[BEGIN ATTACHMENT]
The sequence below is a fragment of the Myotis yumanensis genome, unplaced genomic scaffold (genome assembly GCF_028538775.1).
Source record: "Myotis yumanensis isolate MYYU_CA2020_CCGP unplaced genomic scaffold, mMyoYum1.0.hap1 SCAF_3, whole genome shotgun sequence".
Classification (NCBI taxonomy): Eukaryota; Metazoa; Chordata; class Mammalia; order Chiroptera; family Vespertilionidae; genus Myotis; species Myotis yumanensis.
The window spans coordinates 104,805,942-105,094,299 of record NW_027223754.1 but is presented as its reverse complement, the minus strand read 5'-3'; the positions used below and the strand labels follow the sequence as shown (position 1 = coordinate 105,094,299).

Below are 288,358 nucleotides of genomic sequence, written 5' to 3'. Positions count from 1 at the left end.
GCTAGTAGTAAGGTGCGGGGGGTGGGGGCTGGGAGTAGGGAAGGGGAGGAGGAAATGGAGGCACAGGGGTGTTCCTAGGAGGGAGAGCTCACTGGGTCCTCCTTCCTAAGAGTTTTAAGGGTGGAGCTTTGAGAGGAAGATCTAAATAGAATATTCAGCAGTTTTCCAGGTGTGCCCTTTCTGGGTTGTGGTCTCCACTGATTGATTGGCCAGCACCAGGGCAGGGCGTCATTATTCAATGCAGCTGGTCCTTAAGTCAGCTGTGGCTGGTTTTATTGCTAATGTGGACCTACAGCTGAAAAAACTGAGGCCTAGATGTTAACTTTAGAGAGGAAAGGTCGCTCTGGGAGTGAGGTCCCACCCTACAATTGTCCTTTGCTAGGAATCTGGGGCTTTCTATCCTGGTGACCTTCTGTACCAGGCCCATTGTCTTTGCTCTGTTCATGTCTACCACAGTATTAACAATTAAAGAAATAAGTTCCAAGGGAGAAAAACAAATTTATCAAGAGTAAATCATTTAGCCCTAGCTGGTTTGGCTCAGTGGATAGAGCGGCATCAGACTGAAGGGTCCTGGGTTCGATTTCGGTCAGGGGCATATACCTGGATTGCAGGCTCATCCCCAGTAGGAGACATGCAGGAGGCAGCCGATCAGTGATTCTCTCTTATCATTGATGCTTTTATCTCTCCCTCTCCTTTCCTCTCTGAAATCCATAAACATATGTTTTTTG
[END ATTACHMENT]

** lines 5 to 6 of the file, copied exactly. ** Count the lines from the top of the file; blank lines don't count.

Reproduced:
Below are 288,358 nucleotides of genomic sequence, written 5' to 3'. Positions count from 1 at the left end.
GCTAGTAGTAAGGTGCGGGGGGTGGGGGCTGGGAGTAGGGAAGGGGAGGAGGAAATGGAGGCACAGGGGTGTTCCTAGGAGGGAGAGCTCACTGGGTCCTCCTTCCTAAGAGTTTTAAGGGTGGAGCTTTGAGAGGAAGATCTAAATAGAATATTCAGCAGTTTTCCAGGTGTGCCCTTTCTGGGTTGTGGTCTCCACTGATTGATTGGCCAGCACCAGGGCAGGGCGTCATTATTCAATGCAGCTGGTCCTTAAGTCAGCTGTGGCTGGTTTTATTGCTAATGTGGACCTACAGCTGAAAAAACTGAGGCCTAGATGTTAACTTTAGAGAGGAAAGGTCGCTCTGGGAGTGAGGTCCCACCCTACAATTGTCCTTTGCTAGGAATCTGGGGCTTTCTATCCTGGTGACCTTCTGTACCAGGCCCATTGTCTTTGCTCTGTTCATGTCTACCACAGTATTAACAATTAAAGAAATAAGTTCCAAGGGAGAAAAACAAATTTATCAAGAGTAAATCATTTAGCCCTAGCTGGTTTGGCTCAGTGGATAGAGCGGCATCAGACTGAAGGGTCCTGGGTTCGATTTCGGTCAGGGGCATATACCTGGATTGCAGGCTCATCCCCAGTAGGAGACATGCAGGAGGCAGCCGATCAGTGATTCTCTCTTATCATTGATGCTTTTATCTCTCCCTCTCCTTTCCTCTCTGAAATCCATAAACATATGTTTTTTG